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Alan Bell - 1934 - 2019

It was with great sadness that the family of Alan Bell announced that he had passed away on 25 April after a short illness. Alan was 84, a much-loved husband, brother, father, uncle and great uncle. He was best known as a performer, writer and as the founder and director of the Fylde Folk Festival which ran from 1972 until 2014. Alan was planning a one-day Fylde Folk Festival revival on Saturday 22nd June 2019 in Fleetwood, an event which was also to mark his 85th birthday. His family quickly confirmed that it was his wish that this event would go ahead and so it will now be held as a celebration of the man and his music.

Alan Bell led a life full of music and songs, and these have been well documented in articles in The Living Tradition and elsewhere throughout his long career. Over the years he performed in hundreds of folk clubs and festivals, both solo and with The Alan Bell Band, recorded for radio and television, and made several albums. He co-founded the Blackpool Folk Club and the Taverners Folk Group in 1960. He was a renowned songwriter, penning songs such as Windmills, So, Here’s To You and Bread And Fishes, and his songs have been covered by many, many prominent artists. He also wrote several radio shows, suites for brass band and voices, and song-cycles for choral societies. His epic, The Century’s People, which told of the life and times of ordinary people on the Fylde coast between 1900 and 2000 and featured brass bands, choirs, folk singers and musicians, received an English Heritage Award. In the year 2000, he founded Folkus, the Folk Arts Network of the North West, encouraging music-making through workshops and concerts.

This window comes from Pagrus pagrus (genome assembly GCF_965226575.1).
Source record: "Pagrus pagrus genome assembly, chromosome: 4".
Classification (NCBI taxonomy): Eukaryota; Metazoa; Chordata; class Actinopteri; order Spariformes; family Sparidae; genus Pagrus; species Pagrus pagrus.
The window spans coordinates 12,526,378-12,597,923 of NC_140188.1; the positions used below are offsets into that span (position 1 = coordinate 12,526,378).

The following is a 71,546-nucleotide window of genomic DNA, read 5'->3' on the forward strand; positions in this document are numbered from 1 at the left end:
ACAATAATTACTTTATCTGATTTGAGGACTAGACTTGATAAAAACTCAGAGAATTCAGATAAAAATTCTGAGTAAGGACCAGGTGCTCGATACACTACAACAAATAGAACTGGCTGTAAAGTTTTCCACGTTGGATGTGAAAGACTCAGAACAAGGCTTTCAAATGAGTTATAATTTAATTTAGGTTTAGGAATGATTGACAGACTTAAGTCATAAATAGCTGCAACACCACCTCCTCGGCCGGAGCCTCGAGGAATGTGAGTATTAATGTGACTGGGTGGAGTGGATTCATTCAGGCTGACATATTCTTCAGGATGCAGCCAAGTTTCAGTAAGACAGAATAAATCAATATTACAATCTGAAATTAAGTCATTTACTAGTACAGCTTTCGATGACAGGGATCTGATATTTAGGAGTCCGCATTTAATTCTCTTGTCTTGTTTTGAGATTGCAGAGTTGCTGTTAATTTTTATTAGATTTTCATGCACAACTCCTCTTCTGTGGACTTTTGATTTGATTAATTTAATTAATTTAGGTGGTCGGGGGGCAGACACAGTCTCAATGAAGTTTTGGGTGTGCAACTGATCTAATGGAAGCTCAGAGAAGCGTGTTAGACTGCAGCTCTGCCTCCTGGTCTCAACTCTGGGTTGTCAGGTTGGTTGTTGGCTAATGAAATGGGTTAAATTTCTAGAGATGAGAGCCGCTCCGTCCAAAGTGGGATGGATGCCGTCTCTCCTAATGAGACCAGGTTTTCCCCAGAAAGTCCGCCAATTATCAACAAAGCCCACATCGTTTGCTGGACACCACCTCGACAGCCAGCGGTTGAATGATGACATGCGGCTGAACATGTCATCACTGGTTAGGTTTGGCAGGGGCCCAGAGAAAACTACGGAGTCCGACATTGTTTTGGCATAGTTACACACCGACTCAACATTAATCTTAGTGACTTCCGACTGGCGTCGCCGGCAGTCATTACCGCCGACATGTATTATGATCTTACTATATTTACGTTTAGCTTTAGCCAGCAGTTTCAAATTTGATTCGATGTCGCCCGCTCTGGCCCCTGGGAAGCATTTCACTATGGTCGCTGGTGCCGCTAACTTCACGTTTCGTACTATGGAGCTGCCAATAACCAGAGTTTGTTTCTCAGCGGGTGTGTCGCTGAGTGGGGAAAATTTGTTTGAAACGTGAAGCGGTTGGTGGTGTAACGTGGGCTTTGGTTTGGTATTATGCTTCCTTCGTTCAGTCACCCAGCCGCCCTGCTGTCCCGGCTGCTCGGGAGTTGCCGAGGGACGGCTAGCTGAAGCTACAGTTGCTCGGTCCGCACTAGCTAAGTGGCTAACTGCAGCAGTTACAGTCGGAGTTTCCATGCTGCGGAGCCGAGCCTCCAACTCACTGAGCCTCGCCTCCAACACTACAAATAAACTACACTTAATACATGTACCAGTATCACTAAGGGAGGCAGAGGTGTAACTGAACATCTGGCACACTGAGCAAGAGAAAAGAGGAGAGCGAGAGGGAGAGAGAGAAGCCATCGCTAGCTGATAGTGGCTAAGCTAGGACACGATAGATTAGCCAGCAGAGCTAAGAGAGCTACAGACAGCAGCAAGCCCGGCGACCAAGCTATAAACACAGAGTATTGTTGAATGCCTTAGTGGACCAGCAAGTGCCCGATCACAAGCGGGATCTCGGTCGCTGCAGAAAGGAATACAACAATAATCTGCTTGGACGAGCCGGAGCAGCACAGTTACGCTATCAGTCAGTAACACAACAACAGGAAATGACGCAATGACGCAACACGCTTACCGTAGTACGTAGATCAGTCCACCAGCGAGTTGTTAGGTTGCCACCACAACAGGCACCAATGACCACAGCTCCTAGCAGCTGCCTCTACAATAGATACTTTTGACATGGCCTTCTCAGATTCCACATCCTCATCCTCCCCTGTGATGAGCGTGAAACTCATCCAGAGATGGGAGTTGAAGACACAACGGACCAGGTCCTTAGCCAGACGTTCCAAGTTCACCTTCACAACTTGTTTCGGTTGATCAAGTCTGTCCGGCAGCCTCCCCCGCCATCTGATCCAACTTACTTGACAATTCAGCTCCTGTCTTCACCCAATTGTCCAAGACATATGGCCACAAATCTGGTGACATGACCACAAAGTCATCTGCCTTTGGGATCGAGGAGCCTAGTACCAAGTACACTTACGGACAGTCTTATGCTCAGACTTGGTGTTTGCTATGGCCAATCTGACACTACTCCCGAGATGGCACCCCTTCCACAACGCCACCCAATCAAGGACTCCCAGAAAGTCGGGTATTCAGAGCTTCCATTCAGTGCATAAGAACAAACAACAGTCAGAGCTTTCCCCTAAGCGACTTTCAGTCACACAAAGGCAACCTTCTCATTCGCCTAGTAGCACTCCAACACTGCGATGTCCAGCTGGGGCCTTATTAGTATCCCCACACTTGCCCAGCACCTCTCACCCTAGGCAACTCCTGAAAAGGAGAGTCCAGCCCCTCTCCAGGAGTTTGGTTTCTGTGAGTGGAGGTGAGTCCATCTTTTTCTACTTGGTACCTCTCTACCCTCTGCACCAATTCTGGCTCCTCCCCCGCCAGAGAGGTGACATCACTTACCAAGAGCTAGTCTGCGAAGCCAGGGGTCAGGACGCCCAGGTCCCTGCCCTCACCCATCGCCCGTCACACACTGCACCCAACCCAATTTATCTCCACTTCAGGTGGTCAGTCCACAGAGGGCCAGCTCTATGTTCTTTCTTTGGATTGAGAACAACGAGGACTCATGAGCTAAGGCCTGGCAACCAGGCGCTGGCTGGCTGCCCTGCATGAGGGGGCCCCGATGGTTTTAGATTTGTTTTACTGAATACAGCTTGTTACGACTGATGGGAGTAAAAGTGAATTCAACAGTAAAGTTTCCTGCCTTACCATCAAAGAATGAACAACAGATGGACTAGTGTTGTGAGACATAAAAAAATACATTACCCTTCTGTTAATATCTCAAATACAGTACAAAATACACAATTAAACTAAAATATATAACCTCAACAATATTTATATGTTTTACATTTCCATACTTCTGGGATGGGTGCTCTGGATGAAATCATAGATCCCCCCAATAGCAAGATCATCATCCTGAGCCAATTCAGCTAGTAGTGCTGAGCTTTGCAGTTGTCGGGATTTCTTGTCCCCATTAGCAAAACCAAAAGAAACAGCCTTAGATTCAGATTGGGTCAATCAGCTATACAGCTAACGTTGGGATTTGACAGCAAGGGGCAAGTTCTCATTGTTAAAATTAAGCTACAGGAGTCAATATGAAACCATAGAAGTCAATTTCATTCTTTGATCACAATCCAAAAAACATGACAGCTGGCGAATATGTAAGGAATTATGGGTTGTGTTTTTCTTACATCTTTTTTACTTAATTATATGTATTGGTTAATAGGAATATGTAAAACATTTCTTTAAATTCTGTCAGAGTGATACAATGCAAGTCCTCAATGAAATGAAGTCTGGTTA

For most of us Alan Bell has been ever-present throughout our own journeys with folk music and we have our own memories and stories of him. The many tributes that have been paid, particularly on social media, demonstrate the love and respect that people everywhere had for him. These talk of “unmissable years at Fylde”, an “extraordinarily rich variety of folk and traditional music”, “the friendly atmosphere carefully nurtured by Alan”, and “Alan's legacy of encouraging and enthusing newcomers to folk music”. They speak of how Alan has enriched our lives with friendship and songs, and of how working with him was a privilege and a pleasure. He did a vast amount to enhance the folk music scene of his local area, and beyond, and his legacy will certainly live on. That legacy will include his songs. So, Here’s To You has undoubtedly become a traditional song in Ireland, Scotland and closer to home.

So, here's to you Alan; your contribution will not be forgotten.